MBA Courses Checklist
Every individual will have their own personal circumstances and requirements, but as an initial guide, this simple checklist of points to consider may assist when embarking on choosing institutions and MBA courses:
Is the institution accredited by a national or international body?
In the case of UK schools, the relevant body is the Association of MBAs (AMBA). The American Assembly of Collegiate Schools of Business (AACSB) is the US accrediting body. Also, what is the research rating and teaching quality of the MBA? Many countries have independent assessments of research and teaching quality. In England, the latter is assessed by the Higher Education Funding Council for England (HEFCE).
How many full-time faculty does the institution employ, and is it large enough to sustain a varied programme?
How many teaching hours does the programme include?
UK MBA courses for example can range from 28 to 42 taught weeks, so make sure you are getting value for money.
What is the size of the course?
Bear in mind that larger courses have the potential of bringing you into contact with more people and therefore extending your network.
What is the learning environment - is it competitive or collaborative? Is teaching and learning technology incorporated into the programme?
Some courses, for example, offer group software such as Lotus Notes for study support.
What is the cost of the programme?
You will also need to look beyond the course itself to consider if it really will enhance your career prospects. Find out what the reputation of the MBA is with recruiters. Do multi-national companies and consultancies recruit at the institution?
How extensive is the network of alumni or past students, and do they actively support the programme?
This is just a sample of questions that you need to answer. Some of the information you will require can be found in guides to MBAs and business schools. For detail on individual institutions, consult their course brochures. These can be supplied by using our Free MBA Information Service. At the same time, you should also talk to friends and colleagues who have completed an MBA for their impressions.
Once you have arrived at a shortlist of schools, if at all possible you should visit them. This may not be necessary if you are considering a distance learning programme, however, if you are going to spend a significant amount of time at the place of study you need to see what it is like for yourself. Schools will be more than happy to see you and you will be able to ask all your questions direct. Ask to sit in on a lecture and see the dynamics of the class for yourself. Then at the end of the day, ask yourself if were you stimulated and excited by what you saw.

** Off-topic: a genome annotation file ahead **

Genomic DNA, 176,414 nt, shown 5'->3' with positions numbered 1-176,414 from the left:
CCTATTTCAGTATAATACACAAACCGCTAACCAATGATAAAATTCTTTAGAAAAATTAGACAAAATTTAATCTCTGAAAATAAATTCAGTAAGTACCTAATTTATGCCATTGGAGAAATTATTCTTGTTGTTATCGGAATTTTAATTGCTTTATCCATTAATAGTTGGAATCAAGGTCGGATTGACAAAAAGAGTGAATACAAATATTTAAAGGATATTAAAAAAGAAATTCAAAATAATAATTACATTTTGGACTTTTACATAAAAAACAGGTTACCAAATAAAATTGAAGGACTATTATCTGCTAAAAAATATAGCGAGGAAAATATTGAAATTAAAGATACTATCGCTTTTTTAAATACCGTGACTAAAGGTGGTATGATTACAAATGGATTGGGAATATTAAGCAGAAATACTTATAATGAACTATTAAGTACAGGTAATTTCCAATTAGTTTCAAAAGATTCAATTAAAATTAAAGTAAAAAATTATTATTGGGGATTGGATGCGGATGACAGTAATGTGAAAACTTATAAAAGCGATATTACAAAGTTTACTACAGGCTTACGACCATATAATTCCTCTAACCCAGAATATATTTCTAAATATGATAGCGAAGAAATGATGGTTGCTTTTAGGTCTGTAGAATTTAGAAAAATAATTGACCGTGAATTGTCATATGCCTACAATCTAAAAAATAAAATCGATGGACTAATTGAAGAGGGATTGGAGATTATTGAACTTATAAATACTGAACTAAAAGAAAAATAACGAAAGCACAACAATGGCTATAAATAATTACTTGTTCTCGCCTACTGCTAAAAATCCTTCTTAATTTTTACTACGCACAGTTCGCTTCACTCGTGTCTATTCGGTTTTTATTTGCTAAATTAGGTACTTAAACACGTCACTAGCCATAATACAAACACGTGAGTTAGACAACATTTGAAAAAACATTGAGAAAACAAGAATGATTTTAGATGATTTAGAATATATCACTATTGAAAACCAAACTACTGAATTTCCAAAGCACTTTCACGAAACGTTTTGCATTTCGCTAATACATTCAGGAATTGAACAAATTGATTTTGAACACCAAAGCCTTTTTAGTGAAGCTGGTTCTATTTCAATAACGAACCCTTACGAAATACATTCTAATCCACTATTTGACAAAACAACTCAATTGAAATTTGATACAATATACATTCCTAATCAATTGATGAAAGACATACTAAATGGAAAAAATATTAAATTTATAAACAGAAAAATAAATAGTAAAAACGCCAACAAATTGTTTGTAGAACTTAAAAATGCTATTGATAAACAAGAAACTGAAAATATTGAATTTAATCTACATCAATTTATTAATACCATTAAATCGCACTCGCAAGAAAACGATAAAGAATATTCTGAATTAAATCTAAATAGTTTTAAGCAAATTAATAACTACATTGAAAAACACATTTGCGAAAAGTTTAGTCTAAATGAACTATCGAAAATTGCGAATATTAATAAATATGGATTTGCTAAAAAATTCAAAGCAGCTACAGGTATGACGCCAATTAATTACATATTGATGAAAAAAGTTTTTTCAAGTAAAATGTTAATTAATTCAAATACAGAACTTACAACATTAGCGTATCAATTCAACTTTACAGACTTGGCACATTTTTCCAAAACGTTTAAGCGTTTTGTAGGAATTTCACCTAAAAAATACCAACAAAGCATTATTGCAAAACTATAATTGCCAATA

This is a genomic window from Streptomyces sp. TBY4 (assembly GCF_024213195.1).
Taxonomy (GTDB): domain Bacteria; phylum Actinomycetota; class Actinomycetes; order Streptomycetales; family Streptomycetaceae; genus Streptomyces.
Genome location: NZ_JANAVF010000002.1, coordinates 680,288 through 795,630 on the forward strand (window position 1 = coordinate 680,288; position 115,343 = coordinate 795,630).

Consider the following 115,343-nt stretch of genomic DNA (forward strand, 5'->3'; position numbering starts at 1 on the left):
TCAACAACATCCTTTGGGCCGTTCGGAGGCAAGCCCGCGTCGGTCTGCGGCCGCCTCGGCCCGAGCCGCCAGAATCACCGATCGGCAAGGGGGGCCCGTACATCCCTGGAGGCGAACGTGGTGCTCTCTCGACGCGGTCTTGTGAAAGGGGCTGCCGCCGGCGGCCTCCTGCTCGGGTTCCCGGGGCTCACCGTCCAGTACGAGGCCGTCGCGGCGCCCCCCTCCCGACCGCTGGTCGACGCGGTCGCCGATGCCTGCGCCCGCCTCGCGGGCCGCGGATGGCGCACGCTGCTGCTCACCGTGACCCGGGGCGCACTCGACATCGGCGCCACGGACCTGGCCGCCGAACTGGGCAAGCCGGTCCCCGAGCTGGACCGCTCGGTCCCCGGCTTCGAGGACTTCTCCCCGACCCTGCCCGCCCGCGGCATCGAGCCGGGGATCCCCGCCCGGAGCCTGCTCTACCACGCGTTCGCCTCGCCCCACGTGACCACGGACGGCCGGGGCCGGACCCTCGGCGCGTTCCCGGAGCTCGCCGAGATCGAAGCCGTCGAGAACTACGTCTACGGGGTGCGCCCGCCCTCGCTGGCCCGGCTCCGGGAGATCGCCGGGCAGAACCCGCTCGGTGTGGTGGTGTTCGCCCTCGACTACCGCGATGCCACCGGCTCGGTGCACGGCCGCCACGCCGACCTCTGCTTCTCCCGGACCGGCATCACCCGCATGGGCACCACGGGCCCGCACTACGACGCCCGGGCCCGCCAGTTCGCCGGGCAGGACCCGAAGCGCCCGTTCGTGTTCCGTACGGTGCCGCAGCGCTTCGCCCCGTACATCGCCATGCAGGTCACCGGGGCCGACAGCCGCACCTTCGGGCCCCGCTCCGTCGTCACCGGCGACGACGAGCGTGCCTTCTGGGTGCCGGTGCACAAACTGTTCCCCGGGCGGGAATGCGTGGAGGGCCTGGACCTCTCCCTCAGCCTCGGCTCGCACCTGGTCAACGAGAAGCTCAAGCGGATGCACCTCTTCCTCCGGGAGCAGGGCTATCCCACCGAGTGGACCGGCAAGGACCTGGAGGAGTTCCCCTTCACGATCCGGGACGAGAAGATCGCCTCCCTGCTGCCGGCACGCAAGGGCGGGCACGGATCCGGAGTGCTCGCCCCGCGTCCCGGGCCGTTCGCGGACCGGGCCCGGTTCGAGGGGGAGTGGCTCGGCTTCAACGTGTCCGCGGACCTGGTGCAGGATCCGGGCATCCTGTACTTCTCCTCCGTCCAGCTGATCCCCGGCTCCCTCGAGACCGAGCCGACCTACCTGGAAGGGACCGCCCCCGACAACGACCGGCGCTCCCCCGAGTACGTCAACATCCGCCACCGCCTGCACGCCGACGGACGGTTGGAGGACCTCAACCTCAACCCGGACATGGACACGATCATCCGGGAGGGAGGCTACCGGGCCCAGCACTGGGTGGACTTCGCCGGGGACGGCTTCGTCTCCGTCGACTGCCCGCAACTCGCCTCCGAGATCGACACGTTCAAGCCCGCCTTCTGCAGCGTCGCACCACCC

Remember, an MBA is more than a brand name - it is an experience of a lifetime - so choose wisely, and good luck!
Author: Martyn Jones, Cranfield School of Management U.K
- Why do an MBA, Diverse Opportunities, Demand for Training
- Why do an MBA? - Diverse Opportunities. Recent years have witnessed a rapid growth in the UK and international MBA market. The increasing demand for training in what is now routinely accepted as the graduate management degree is in part due to the MBA's growing reputation with senior executives in the business world.
- Distance Learning MBA, Full Time Programmes at all Levels
- Distance Learning MBA. There are various approaches to learning. Full time programmes at all levels require a career break of some sort. This may be acceptable especially for short courses or where you get leave of absence but you also have to consider access, location, timing, the quality of the group and of the deliverer. Local courses may be of restricted quality and you may not be able to afford overseas courses.
- Online MBA programs, The Continuing Development of Internet Technology
- Online MBA Programs. The online MBA is a relatively new development and as such there are very few business schools that are offering an MBA program entirely online. Many online programs still require students to attend mandatory residential courses as part of their syllabus. The length and frequency of these "contact" sessions vary depending on the school and program.
- MBA Rankings, Are a Great Way for Perspective Students to Select
- MBA Rankings. MBA rankings are a great way for perspective students to select between the best business programs offered at reputable universities. With future students in mind four main sources, The Financial Times, Business Week and The Economist publish a list of universities that offer the best program to earn a Master's in Business Administration. Taking the MBA rankings into account, perspective students will have a general idea of the status and value of their future degree in the business world. When selecting a school students should be aware of these rankings, even though they are debatable since they are seen by so many hiring companies.
- MBA Rankings, Business Week and U.S. News & World Report
- MBA Rankings. The ranking of business schools has been a controversial subject for a number of years. It is only recently, however, that they have become popular with the press, publicized and generally accepted. As a matter of fact, one of the principal reasons for the rankings has been the ability of the articles to boost the circulation of the magazines.
- Full-time MBA
- A global MBA with an Asia Pacific focus. Students can choose an Asia specific track such as China, Japan or Vietnam. Hawaiiâs only AACSB accredited MBA program. The cohort format fosters teamwork and peer learning
- Full-time MBA
- The Full-time MBA is an intensive one year programme, which offers a rigorous and challenging process of personal and management development.
- Part-time MBA
- The Part-time MBA is a 3 year part-time programme, designed for those working in a wide variety of managerial, technical and professional roles.